I want to say something along the lines of:

The ideas proposed within Emily Brontë’s novel ‘Wuthering Heights’ would have shocked its original audience.

Where “original audience” means the audience for which the novel was first written.

Is there a better phrase that would fit here?

Note: I don't mean target audience (as some people seem to have though), I just mean the first readers of the novel.

  • Better how, exactly?
    – user867
    Mar 6, 2016 at 22:40
  • @user867 I don't feel that "original audience" properly conveys what I mean; I would like a word/phrase that fits the definition "the audience for which the novel was first written" better than does the word "original". Mar 6, 2016 at 22:44
  • 1
    "target audience" (or intended audience). "public" may fit for a single-word.
    – Graffito
    Mar 6, 2016 at 22:58
  • 2
    I'd simply say (the ideas proposed within) Emily Brontë's novel Wuthering Heights would have shocked her contemporaries. Not sure that's what you have in mind, or whether you think she was targetting a particular group of her contemporaries.
    – Jacinto
    Mar 6, 2016 at 23:22
  • 1
    Either The ideas Emily Brontë proposed in her novel 'Wuthering Heights' shocked readers at the time or they didn't. Perhaps they must have shocked or would have been shocking to readers at the time
    – Jim
    Mar 6, 2016 at 23:30

2 Answers 2


The word audience is not normally used with books, which have a readership, and target readership.

I am also unclear as to why the conditional tense is used. Since it is something that happened in the past, either it did shock or it didn't shock.

I would have said: Emily Brontë’s novel ‘Wuthering Heights’ shocked people of the time.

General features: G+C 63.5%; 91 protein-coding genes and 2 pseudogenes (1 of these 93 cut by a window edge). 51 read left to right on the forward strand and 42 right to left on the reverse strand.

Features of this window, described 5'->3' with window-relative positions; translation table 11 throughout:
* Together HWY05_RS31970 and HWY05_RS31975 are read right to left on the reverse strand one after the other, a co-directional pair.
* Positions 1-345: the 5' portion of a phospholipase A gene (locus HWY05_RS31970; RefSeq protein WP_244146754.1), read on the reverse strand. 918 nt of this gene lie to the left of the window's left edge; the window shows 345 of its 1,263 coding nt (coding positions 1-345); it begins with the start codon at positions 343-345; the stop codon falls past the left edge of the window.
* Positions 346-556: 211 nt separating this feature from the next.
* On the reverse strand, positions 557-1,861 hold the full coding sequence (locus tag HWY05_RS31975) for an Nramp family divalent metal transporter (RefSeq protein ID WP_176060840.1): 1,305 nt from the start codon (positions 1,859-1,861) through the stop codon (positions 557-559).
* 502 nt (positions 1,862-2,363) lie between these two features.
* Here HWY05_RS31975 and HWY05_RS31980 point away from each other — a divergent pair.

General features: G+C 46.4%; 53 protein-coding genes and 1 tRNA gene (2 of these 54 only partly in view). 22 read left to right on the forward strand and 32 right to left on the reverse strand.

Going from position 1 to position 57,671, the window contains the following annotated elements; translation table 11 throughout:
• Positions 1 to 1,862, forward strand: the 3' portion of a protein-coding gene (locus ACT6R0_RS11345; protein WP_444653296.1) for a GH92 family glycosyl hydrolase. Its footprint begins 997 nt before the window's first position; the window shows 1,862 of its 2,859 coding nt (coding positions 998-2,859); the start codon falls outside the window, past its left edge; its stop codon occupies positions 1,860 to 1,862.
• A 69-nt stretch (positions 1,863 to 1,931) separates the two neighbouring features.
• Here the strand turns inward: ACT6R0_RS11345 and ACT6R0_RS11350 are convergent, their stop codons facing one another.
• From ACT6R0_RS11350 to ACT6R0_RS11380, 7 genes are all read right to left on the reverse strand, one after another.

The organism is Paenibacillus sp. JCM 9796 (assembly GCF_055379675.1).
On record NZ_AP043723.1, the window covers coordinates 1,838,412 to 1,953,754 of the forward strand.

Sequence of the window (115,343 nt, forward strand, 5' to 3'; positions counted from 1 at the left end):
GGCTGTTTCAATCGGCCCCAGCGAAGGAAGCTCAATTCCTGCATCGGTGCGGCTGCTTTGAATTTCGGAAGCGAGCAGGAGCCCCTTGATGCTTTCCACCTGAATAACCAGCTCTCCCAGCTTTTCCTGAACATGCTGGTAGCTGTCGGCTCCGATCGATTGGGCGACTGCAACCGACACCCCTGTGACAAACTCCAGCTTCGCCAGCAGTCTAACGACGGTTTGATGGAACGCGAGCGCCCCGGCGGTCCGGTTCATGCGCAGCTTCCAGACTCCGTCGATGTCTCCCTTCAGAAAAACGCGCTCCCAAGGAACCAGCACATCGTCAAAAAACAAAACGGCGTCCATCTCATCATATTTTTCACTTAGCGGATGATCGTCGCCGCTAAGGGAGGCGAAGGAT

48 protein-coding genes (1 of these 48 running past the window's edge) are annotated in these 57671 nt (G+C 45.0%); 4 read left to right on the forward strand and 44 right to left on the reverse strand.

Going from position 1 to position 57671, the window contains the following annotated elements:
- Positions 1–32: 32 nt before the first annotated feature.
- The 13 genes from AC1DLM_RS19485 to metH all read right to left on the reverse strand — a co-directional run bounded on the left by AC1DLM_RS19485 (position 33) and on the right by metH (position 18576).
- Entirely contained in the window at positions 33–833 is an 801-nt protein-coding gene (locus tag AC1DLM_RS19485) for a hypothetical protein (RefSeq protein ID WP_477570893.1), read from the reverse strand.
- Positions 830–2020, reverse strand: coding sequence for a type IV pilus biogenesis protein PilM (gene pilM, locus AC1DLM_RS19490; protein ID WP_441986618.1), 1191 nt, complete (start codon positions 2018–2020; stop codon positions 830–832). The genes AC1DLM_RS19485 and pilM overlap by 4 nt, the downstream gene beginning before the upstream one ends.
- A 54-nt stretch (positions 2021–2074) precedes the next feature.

It has been suggested that I should Google books audience, which I have done and have seen what appears. However I would still feel awkward using the word audience with regard to a book.

The OED entry for audience is vast. But all senses relate in some way to hearing. That which follows is sense 8, which might be considered relevant, but see my further edit 2 below, which draws attention to sense 7b, which has greater relevance to books.:

In extended use: those people who admire, support, or take a consistent interest in a particular person, area of artistic activity, idea, etc.; (also) those people who are regarded as likely to be interested in such a person or thing.

1839 Musical World 17 Jan. 33 The choral music of oratorios..will never want a large and increasing audience.

1914 Ann. Rep. Chicago Hist. Soc. 30 A loan exhibition of archaeological objects..from the Chicago area..elicited great attention. Indian Archaeology always attracts an audience.

1947 Kingsport (Tennessee) News 27 Dec. 2/5 Billy Wilder..says there is a growing audience in the United States with a ‘good taste for European pictures’.

1974 S. Marcus Minding Store xv. 303 While the Dior business was directed towards the Establishment customers..Saint Laurent appealed to a much more avant-garde audience.

1992 N.Y. Times 12 July iii. 9/4 Apple wants people to call the Newton a..PDA, rather than a computer, since the Newton is supposed to appeal to a much wider audience than traditional computing tools.

2012 Daily Tel. (Nexis) 29 Mar. Madonna..still has the attention of a devoted audience.